babies in a group on the floor

Delayed gross motor skills to look for

As a parent or caregiver, you know that your child's development is an ongoing process. From the moment they are born, you watch them grow and change with pride and amazement. One aspect of development that can be particularly important to monitor is gross motor skills. Gross motor skills refer to the ability to use large muscle groups to perform activities such as sitting, crawling, walking, and jumping. Here are some things to look out for to spot a gross motor delay in your child.

Difficulty Sitting Up

At around six months, your baby should be able to sit up on their own, supported by their hands or with a little assistance. If your child is struggling to sit up, it may be a sign of a gross motor delay.

Not Crawling

Crawling is a crucial stage in a child's development as it helps to build strength in the upper body and improves coordination. Most babies start crawling between six and ten months. If your child is not crawling or showing signs of movement, it may be time to speak to your pediatrician.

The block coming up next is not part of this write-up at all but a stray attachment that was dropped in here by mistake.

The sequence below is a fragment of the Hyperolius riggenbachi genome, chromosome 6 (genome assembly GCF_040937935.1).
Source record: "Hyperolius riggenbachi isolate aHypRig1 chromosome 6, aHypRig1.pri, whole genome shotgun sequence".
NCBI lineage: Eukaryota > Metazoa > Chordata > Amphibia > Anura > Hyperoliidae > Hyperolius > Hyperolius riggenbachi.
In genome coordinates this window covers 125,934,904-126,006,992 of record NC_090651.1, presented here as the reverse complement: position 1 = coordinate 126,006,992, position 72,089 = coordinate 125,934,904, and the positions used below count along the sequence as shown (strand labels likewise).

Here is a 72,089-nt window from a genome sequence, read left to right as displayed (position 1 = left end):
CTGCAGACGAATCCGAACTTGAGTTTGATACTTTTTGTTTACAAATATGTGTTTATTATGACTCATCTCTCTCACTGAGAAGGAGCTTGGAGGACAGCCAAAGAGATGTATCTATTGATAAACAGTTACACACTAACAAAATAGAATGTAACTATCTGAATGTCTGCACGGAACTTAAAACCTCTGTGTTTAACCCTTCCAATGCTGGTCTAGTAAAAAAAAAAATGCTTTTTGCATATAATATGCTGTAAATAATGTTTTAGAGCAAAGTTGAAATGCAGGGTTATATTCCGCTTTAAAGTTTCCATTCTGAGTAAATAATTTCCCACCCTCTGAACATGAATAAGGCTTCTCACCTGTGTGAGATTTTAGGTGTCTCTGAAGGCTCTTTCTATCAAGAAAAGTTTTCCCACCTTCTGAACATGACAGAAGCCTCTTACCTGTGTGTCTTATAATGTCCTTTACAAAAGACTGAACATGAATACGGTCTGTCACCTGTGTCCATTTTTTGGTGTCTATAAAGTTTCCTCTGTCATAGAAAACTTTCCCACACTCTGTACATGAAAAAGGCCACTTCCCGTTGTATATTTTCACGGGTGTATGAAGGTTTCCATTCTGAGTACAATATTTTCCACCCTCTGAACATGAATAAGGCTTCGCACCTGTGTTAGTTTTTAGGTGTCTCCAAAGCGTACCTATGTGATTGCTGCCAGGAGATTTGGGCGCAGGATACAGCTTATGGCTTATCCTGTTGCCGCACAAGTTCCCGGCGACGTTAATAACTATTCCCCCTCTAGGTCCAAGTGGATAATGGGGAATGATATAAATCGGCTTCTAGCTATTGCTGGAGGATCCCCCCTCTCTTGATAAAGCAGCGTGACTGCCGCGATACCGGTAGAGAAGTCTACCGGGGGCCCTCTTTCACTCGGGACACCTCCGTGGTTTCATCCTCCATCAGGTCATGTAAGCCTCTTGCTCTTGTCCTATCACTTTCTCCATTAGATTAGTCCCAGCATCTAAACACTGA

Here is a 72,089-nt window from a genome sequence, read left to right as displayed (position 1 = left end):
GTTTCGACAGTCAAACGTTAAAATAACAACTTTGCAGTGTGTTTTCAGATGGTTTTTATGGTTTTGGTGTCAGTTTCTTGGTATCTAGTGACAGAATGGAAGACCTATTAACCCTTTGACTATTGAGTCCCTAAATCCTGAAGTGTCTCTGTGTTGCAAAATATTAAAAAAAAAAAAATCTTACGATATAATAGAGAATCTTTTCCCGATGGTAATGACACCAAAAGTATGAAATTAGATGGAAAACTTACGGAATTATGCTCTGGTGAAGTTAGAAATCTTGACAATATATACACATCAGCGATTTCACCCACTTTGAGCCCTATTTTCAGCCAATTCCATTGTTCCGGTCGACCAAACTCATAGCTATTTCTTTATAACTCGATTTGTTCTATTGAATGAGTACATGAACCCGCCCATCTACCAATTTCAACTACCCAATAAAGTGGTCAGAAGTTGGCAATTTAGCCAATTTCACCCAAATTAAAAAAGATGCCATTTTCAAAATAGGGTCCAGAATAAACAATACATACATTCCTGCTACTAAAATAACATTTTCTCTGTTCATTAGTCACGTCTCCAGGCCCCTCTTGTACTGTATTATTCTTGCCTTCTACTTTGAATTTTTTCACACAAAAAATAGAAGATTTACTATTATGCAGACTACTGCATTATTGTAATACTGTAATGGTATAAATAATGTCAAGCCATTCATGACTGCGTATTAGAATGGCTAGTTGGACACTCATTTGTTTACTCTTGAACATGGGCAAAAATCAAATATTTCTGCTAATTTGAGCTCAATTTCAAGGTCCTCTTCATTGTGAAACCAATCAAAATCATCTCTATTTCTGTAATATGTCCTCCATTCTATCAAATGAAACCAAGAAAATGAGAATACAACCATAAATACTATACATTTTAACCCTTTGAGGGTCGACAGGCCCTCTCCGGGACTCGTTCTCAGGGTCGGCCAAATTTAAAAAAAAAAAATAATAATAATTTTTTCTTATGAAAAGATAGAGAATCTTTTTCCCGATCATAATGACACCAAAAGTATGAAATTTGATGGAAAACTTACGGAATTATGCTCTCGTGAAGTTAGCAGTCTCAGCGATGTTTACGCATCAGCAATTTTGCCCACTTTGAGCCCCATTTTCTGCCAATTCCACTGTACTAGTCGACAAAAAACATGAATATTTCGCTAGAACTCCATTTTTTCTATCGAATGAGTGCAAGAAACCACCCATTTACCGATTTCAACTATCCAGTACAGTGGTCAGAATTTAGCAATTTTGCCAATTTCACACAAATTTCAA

Trouble Walking

Most babies take their first steps between nine and twelve months. If your child is not walking or showing signs of movement by their first birthday, it may be a sign of a gross motor delay.

Avoiding Physical Activity

While some kids may be more interested in sitting and playing, avoiding physical activity altogether can be a cause for concern. Children who are not engaging in physical activity may be experiencing a gross motor delay.


If you have concerns about your child's gross motor skills, it's essential to speak with your pediatrician. Early intervention can make a significant difference in helping your child improve their gross motor skills.

You play an important role in monitoring your child's development. By keeping an eye out for the signs of a gross motor delay, you can help your child reach their full potential. Remember, every child develops at their own pace, so don't compare your child to others. Celebrate their unique journey and support them every step of the way.

For ways to use a play couch as part of your gross motor skill practice, check out this article.